It started as a simple diagnosis of vertigo, the loss of balance or feeling of spinning caused by a number of diseases of the inner ear, but as Oxford’s Christina Hayes continued to have balance problems and began to lose her hearing in her left ear, a series of MRIs revealed something more complicated.
In April 2015, Hayes was diagnosed with a 1.6 centimeter acoustic neuroma, a rare benign brain tumor that can cause lasting effects.
The week of May 8 has been designated as ANAwareness Week by the Acoustic Neuroma Association (ANA). This nationwide campaign aims to raise awareness of this little-discussed disorder and takes place during Brain Tumor Awareness Month.
Hayes is sharing her story to do her part for ANAwareness Week, which includes a focus on signs and symptoms.
Hayes exhibited some of the most common symptoms last spring. According to the ANA, early signs of Acoustic Neuroma include a reduction in hearing in the tumor ear, ringing in the ear, a feeling of fullness in the affected ear, balance issues and headaches.
They add that “without an MRI with contrast, these early symptoms are sometimes mistaken for normal changes of aging or attributed to noise exposure earlier in life and therefore the diagnosis is often delayed.”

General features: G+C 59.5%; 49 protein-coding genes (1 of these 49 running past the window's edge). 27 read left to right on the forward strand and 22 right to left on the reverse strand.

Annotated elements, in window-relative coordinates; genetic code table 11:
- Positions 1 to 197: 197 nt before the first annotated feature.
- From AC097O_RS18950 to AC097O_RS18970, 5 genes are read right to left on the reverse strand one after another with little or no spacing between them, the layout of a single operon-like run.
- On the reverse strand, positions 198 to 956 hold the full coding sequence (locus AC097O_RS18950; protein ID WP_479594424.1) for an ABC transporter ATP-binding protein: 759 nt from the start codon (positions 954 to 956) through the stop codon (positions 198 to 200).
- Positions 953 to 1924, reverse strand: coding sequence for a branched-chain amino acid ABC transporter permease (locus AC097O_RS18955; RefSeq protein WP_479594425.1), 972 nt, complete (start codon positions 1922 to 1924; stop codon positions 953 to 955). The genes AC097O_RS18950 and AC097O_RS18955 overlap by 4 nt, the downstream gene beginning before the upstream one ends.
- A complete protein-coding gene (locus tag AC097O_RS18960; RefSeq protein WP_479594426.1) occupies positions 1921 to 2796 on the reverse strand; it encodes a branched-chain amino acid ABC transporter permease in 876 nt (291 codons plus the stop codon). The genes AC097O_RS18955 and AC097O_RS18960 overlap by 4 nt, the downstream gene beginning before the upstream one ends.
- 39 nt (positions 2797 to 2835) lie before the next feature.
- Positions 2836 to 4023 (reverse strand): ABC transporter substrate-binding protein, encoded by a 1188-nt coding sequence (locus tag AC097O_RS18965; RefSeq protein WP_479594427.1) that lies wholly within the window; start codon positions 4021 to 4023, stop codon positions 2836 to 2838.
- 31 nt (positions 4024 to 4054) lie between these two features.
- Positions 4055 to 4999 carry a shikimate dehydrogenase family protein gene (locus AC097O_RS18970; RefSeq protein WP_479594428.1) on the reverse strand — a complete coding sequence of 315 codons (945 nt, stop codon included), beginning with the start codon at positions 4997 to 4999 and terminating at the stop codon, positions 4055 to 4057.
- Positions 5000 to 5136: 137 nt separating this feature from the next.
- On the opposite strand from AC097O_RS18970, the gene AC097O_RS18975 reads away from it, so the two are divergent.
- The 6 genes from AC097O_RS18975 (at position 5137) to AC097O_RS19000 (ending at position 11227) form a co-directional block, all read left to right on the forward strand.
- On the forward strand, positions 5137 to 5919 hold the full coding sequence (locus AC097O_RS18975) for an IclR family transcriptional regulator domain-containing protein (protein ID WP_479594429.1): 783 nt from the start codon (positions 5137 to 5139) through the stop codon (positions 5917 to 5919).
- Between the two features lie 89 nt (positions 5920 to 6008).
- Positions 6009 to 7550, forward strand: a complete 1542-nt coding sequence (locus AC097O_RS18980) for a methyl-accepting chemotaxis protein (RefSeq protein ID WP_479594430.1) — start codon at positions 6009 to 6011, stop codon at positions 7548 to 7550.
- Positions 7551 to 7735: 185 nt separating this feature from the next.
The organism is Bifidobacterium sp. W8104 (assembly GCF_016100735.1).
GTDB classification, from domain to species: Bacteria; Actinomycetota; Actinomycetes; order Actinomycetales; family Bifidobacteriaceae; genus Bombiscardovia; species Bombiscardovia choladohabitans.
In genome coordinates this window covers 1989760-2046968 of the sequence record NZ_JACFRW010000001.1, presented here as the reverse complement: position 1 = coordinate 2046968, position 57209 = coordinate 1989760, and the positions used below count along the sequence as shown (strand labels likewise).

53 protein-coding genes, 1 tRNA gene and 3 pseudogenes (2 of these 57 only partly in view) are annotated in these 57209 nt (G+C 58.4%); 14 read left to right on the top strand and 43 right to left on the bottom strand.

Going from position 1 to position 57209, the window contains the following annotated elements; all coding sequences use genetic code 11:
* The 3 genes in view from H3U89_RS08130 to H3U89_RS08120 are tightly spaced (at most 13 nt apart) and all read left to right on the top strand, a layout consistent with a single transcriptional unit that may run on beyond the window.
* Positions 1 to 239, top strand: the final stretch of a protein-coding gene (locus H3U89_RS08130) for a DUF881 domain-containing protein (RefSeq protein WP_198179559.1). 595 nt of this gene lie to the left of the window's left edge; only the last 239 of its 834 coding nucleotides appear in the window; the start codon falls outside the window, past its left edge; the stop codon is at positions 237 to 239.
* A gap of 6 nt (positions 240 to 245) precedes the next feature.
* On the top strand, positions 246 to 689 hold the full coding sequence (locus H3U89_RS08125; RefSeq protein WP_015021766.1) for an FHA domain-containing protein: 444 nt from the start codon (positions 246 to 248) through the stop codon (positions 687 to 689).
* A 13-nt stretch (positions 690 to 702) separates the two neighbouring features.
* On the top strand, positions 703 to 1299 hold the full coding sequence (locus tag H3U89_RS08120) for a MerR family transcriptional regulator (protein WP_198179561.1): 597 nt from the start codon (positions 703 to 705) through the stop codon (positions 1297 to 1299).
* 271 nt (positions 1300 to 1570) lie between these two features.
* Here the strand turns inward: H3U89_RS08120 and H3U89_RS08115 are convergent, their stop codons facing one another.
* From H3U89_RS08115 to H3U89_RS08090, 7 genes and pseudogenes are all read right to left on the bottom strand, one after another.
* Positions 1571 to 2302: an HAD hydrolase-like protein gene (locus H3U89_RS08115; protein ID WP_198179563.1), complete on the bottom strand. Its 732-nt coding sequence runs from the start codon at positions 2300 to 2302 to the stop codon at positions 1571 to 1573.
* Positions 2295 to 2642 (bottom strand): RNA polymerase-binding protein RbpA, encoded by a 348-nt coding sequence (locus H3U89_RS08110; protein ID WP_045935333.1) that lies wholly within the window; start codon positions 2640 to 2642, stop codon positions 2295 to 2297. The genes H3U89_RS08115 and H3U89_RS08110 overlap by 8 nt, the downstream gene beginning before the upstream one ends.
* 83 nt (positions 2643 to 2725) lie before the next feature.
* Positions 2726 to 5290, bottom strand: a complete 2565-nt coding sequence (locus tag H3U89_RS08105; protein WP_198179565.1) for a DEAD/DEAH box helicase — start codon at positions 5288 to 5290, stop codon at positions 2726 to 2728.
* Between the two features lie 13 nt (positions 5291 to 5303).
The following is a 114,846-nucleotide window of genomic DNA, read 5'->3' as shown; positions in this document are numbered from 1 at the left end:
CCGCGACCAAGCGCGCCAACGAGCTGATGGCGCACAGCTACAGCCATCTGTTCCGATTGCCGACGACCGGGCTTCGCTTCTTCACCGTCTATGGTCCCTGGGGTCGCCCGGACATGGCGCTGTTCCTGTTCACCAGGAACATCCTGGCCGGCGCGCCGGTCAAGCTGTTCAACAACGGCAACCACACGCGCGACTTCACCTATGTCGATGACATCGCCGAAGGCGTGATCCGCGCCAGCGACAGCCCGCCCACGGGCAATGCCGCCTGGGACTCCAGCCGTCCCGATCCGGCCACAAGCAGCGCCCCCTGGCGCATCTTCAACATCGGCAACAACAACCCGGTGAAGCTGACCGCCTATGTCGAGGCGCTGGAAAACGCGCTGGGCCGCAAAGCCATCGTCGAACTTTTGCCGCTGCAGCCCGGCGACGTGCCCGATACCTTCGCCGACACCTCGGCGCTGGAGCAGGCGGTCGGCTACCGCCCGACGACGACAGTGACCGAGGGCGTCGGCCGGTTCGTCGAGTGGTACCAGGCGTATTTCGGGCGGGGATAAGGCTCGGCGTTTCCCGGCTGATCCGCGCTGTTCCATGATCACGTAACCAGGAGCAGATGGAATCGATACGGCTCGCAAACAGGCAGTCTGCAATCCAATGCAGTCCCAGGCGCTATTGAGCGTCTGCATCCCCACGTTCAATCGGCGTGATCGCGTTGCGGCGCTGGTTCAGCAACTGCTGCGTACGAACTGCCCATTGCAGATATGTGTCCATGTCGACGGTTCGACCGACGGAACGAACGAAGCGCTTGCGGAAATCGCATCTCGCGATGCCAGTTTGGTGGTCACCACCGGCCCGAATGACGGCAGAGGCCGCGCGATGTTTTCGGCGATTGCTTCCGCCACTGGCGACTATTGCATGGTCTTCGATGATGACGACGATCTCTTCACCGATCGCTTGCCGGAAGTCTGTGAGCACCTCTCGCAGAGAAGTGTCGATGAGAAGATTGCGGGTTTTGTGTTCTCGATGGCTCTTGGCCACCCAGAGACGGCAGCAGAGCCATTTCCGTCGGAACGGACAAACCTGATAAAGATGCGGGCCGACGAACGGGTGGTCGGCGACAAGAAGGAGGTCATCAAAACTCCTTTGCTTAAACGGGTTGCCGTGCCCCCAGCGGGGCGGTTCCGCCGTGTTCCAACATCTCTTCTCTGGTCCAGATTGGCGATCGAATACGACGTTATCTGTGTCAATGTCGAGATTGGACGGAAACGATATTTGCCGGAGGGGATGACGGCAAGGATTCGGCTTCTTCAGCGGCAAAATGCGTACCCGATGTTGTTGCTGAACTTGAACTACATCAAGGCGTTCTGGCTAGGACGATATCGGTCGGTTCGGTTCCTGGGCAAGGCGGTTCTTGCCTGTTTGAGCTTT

After her diagnosis, Hayes consulted with brain surgeons and other experts. On July 1, she underwent brain surgery to remove the tumor at NYU Medical Center. The surgery was a success, but the lasting damage has been extensive. She has completely lost her hearing in her left ear, has round the clock tinnitus, and suffers from headaches. One of her “balance nerves” also had to be severed to complete the tumor removal.
Almost a year later, Hayes credits her “amazing” network of family, friends, and contacts at the ANA for helping her get through her recovery. She is now back at work and hits the gym regularly.
The medical advisory board of the ANA reports that about 3.5 people per 100,000 are diagnosed annually in the United States with Acoustic Neuroma. There is currently no known cause, but Hayes is a member of research by “The Yale University Acoustic Neuroma Study” to determine if there are genetic risk factors.
For more information about acoustic neuromas and ANAwareness Week, visit www.ANAUSA.org. ANA is a non-profit founded in 1981.